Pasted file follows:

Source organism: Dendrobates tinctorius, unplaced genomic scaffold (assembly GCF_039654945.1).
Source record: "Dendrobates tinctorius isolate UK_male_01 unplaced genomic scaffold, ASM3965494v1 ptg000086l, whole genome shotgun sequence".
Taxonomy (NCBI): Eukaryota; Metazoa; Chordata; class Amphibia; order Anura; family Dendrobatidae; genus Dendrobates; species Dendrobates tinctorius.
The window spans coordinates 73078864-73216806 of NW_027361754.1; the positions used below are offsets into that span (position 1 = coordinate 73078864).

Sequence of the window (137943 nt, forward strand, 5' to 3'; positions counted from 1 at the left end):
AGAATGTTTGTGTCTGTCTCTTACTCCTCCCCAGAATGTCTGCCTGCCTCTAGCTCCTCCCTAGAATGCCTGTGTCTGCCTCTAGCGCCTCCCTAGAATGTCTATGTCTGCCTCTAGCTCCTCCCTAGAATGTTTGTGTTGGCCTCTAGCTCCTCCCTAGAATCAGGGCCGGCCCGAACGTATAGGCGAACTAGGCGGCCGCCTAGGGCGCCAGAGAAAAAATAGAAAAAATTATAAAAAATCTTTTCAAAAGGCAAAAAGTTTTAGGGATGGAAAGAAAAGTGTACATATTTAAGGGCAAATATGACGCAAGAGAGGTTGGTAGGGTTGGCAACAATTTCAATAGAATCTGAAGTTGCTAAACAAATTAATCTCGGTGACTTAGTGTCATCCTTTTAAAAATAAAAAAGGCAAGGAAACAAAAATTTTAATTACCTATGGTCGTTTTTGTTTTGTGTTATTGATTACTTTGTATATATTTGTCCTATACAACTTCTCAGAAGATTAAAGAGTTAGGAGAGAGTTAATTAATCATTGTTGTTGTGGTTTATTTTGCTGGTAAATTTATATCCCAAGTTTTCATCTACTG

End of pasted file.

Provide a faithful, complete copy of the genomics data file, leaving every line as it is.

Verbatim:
Source organism: Dendrobates tinctorius, unplaced genomic scaffold (assembly GCF_039654945.1).
Source record: "Dendrobates tinctorius isolate UK_male_01 unplaced genomic scaffold, ASM3965494v1 ptg000086l, whole genome shotgun sequence".
Taxonomy (NCBI): Eukaryota; Metazoa; Chordata; class Amphibia; order Anura; family Dendrobatidae; genus Dendrobates; species Dendrobates tinctorius.
The window spans coordinates 73078864-73216806 of NW_027361754.1; the positions used below are offsets into that span (position 1 = coordinate 73078864).

Sequence of the window (137943 nt, forward strand, 5' to 3'; positions counted from 1 at the left end):
AGAATGTTTGTGTCTGTCTCTTACTCCTCCCCAGAATGTCTGCCTGCCTCTAGCTCCTCCCTAGAATGCCTGTGTCTGCCTCTAGCGCCTCCCTAGAATGTCTATGTCTGCCTCTAGCTCCTCCCTAGAATGTTTGTGTTGGCCTCTAGCTCCTCCCTAGAATCAGGGCCGGCCCGAACGTATAGGCGAACTAGGCGGCCGCCTAGGGCGCCAGAGAAAAAATAGAAAAAATTATAAAAAATCTTTTCAAAAGGCAAAAAGTTTTAGGGATGGAAAGAAAAGTGTACATATTTAAGGGCAAATATGACGCAAGAGAGGTTGGTAGGGTTGGCAACAATTTCAATAGAATCTGAAGTTGCTAAACAAATTAATCTCGGTGACTTAGTGTCATCCTTTTAAAAATAAAAAAGGCAAGGAAACAAAAATTTTAATTACCTATGGTCGTTTTTGTTTTGTGTTATTGATTACTTTGTATATATTTGTCCTATACAACTTCTCAGAAGATTAAAGAGTTAGGAGAGAGTTAATTAATCATTGTTGTTGTGGTTTATTTTGCTGGTAAATTTATATCCCAAGTTTTCATCTACTG